Hmm, I'd definitely be looking for a second opinion I'm afraid, telling you it was "mild" based on the syrinx sounds as though they are very misinformed regarding CM/SM.
We have two Cav's, Misty with CM and SM, with three syrinxes, and Murphy with "just" CM, who is pre-syrix. With Misty it was easy for us to suspect CM/SM as she scratched a lot, especially when getting excited about going for walks, and she rubbed her head along the floor and furniture a lot too. Her Neuro was shocked at how active she is considering the size and width of the syrinx at her neck. Murphy on the other hand showed very little scratching, but in June last year he started having what we call panic attacks, we had our vet stumped by what was causing them, as they would happen so infequently, and without warning. They would reduce Murphy into a panting, drool soaked mess, who literally tried to climb inside of you to get some comfort. Our vet sent us to a Neuro just in case, and it turned out he has CM, and some degenerative disks in his neck.
Both are now on 100mg of Gabapentin x 3, Cemetidine x3, and Misty is also on Tramadol x 3 and 2.5mg of Pred 1. We also saw a pain specialist for Murphy, and she gave us some good advice about their exercise. She said that Cavaliers have so much serotonin that when they are excited, e.g going out for a walk, they "forget" how much pain they are in and act like nothing is wrong, and exert themselves way beyond the point they should. I've seen it many times with my two, they are mopping about the house sick, but the minute you lift the leads, they are up and tails wagging. I even saw this with Misty after I came home to find 20 plus piles of sick and bile in the house, after she'd eaten something she shouldn't. She rushed up to greet me, but then started staggering sideways as she was so dehydrated! And no matter how bad a day she is having if there are a lot of changes in air pressure, she'd still chase her tennis ball across the field until she dropped. But the point the pain specialist made was we need to make these decisions for them. If they are ill, we need to say "no" you can't do that, or they'll just go ahead and do it due to their excitement.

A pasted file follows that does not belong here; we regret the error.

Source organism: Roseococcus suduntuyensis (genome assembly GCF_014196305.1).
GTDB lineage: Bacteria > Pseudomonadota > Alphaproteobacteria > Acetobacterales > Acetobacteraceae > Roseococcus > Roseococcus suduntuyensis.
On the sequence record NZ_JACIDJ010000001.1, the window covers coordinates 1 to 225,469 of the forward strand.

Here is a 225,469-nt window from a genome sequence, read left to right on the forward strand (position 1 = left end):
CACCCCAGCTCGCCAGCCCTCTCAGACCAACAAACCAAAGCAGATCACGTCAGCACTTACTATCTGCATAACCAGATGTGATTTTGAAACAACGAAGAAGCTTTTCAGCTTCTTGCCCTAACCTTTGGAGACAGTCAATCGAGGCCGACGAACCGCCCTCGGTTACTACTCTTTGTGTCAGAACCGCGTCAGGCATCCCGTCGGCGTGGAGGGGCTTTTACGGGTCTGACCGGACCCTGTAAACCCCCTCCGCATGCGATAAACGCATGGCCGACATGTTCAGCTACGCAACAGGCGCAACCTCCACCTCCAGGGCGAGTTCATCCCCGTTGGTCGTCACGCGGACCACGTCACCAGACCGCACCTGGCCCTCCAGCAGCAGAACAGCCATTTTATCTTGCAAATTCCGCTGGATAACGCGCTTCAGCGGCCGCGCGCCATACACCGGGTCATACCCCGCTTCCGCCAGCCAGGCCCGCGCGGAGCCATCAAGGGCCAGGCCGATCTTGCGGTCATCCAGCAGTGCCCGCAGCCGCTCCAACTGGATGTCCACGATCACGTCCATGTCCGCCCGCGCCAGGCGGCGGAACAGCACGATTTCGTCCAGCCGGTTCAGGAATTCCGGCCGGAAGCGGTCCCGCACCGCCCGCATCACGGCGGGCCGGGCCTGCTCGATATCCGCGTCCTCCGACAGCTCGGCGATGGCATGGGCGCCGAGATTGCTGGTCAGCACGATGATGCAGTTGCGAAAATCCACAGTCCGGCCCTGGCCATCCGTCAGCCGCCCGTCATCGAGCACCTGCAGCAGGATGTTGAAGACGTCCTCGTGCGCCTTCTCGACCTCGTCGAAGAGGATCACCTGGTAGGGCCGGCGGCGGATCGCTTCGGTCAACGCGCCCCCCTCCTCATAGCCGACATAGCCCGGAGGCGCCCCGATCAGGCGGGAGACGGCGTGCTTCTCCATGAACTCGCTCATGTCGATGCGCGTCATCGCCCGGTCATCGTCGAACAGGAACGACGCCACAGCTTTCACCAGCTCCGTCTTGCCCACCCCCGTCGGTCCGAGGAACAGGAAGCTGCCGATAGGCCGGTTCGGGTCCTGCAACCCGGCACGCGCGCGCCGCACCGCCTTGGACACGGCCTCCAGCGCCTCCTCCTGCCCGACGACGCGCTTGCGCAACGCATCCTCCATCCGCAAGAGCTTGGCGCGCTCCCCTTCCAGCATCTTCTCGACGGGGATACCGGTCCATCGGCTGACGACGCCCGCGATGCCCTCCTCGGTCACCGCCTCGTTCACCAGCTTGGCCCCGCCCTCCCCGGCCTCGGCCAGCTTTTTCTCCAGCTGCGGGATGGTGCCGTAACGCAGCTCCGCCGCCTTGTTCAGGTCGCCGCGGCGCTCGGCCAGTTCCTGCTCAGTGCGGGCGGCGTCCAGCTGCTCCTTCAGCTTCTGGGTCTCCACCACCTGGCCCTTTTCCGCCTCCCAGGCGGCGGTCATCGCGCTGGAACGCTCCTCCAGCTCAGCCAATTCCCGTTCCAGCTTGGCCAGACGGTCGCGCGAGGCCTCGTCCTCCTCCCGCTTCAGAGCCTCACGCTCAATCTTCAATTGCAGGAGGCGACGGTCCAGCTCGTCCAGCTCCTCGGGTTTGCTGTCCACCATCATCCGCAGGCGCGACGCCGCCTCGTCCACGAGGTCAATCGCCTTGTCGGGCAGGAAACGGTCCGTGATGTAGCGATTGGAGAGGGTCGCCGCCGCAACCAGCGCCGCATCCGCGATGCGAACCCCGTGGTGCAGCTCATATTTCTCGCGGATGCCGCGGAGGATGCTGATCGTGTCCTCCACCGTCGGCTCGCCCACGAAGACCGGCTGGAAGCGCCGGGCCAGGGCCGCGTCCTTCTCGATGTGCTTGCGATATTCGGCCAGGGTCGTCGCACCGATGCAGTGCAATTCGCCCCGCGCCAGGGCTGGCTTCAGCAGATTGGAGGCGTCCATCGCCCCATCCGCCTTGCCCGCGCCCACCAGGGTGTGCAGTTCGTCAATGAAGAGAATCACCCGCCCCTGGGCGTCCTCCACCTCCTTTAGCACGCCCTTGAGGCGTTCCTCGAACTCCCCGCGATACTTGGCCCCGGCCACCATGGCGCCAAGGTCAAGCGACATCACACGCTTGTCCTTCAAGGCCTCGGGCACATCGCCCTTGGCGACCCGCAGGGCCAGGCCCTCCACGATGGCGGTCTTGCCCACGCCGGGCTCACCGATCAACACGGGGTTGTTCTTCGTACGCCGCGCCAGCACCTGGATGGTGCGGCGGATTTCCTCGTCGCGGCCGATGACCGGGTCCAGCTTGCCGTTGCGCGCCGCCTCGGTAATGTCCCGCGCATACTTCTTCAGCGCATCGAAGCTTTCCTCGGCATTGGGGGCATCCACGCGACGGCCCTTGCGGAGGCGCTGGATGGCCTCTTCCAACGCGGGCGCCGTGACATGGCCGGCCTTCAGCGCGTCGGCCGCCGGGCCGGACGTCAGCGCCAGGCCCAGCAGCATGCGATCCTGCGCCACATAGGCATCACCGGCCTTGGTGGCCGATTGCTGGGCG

I'm not having a go at you, please believe me, but I worry that all this running and jumping about could be detrimental to his recovery from surgery, especially seeing how much pain he appears to be in. Any dog that's crying at anytime is in a lot of pain.
Paula - mum to Murphy(6) & Misty(7), and Jerry our cat.